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Rahul Gandhi offers to resign at CWC meet, gets free hand to overhaul party

Published : Sunday, 26 May, 2019 at 12:00 AM  Count : 756

Rahul Gandhi offers to resign at CWC meet, gets free hand to overhaul party

Rahul Gandhi offers to resign at CWC meet, gets free hand to overhaul party

NEW DELHI, May 25: Congress president Rahul Gandhi on Saturday offered to step down at the first meeting of the party's top decision-making body after its devastating performance in the national elections but the offer was rejected "unanimously and with one voice". Instead, the Congress Working Committee, or CWC, gave Rahul Gandhi a free hand to go for a "complete overhaul and a detailed restructuring at every level of the party".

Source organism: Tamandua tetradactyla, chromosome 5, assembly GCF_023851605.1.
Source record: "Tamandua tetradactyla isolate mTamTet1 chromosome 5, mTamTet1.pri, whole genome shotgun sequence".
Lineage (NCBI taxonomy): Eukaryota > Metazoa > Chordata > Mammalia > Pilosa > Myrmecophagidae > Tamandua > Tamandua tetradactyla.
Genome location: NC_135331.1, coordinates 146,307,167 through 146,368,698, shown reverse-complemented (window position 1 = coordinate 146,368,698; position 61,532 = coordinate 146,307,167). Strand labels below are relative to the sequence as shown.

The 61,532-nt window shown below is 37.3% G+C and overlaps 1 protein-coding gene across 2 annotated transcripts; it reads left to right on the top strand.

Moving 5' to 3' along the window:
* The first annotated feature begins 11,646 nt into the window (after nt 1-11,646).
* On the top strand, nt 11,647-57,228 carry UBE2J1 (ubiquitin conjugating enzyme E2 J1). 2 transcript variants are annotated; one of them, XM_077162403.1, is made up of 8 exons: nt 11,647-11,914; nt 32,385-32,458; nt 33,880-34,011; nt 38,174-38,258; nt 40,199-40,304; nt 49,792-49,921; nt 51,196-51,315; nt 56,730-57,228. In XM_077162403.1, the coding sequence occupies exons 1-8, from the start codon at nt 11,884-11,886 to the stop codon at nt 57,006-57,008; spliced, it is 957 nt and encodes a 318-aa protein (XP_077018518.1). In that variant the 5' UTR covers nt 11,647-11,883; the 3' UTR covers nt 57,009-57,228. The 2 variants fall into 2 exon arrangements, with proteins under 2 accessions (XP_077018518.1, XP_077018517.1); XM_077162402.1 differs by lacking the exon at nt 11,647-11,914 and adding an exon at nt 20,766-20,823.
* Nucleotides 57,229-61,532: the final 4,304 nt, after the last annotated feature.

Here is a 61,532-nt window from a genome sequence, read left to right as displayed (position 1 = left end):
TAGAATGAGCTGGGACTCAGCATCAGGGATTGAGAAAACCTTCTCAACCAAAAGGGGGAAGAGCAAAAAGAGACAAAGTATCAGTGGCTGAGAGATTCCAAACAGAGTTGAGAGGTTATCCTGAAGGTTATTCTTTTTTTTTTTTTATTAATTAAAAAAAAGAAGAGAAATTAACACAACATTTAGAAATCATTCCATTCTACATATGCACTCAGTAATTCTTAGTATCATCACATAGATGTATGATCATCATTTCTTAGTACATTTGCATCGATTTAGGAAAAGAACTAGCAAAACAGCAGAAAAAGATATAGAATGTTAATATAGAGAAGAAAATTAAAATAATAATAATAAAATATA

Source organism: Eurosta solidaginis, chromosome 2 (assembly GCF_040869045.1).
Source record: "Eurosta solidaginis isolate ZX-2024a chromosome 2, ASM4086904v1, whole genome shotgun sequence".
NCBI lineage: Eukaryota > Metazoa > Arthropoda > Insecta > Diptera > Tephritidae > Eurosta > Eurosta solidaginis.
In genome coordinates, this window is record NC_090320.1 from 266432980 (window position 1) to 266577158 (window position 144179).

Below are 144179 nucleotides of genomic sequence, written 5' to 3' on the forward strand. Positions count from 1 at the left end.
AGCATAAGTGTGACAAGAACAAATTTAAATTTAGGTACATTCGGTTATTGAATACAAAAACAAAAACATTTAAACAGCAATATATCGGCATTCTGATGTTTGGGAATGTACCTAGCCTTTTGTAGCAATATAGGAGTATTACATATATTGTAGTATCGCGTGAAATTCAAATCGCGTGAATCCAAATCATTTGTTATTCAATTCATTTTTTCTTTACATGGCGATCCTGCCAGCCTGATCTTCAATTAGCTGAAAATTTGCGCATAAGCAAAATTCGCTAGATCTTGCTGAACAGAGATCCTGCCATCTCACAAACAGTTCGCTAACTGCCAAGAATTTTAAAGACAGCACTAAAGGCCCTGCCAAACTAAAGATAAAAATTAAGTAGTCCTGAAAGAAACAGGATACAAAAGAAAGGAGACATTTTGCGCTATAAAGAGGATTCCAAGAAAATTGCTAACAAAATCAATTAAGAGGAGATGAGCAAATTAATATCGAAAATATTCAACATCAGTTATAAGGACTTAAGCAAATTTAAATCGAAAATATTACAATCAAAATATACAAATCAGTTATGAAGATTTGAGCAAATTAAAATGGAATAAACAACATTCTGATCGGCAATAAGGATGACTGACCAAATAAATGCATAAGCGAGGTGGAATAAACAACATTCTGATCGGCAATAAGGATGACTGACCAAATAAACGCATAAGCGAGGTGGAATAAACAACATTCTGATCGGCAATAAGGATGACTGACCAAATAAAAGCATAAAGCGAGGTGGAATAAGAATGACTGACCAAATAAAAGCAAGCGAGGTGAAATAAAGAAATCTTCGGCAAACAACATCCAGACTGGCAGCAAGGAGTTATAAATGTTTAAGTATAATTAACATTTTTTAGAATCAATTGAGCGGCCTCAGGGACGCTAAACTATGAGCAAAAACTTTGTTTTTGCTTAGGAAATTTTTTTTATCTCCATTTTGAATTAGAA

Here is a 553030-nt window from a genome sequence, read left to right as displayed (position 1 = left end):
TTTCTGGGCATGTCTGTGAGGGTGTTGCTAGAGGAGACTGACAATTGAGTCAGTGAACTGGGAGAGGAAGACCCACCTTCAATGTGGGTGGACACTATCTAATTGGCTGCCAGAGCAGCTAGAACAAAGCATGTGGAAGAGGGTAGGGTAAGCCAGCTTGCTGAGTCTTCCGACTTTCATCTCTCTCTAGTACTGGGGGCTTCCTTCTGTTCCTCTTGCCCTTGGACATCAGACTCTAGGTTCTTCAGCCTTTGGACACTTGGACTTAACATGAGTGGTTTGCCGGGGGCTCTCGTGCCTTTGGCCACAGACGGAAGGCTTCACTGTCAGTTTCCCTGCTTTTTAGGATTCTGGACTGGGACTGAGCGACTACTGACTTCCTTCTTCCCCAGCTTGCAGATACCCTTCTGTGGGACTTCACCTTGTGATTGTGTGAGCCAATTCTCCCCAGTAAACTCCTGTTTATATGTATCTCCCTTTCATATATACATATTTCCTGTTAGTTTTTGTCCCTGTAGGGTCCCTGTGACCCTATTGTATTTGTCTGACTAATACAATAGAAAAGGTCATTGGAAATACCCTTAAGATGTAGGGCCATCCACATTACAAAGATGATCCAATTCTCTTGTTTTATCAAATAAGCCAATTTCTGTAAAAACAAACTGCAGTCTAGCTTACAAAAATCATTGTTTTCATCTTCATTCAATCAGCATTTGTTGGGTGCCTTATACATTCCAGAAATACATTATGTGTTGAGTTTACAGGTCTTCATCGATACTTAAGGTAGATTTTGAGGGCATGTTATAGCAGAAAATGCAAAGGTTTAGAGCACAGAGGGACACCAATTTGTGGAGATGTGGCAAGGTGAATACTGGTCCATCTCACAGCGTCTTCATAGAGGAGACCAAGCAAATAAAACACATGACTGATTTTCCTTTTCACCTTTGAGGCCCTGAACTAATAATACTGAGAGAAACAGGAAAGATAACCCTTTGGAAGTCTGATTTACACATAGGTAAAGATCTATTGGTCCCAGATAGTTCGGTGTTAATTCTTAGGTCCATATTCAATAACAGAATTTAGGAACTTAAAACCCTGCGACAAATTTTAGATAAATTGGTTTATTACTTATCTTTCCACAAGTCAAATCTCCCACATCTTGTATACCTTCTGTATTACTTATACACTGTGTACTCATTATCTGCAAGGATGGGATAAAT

Rahul Gandhi's offer at the CWC's marathon meeting came after many leaders had given their quick analysis of the reasons that led to its decimation in the just-concluded Lok Sabha elections. The Congress won just about 52 seats in the Lok Sabha in this round of national elections, a shade better than its worst performance ever, in the 2014 elections, when it ended up with 44 seats.
Seated next to Sonia Gandhi and former Prime Minister Manmohan Singh
at the meeting, Rahul Gandhi is learnt to have insisted on stepping down. But the "CWC unanimously and with one voice rejected the same and requested the Congress President for his leadership and guidance in these challenging times," said Surjewala. Asked if Rahul Gandhi had agreed to continue, Surjewala pointed to the resolution that underlines the CWC's rejection of the offer.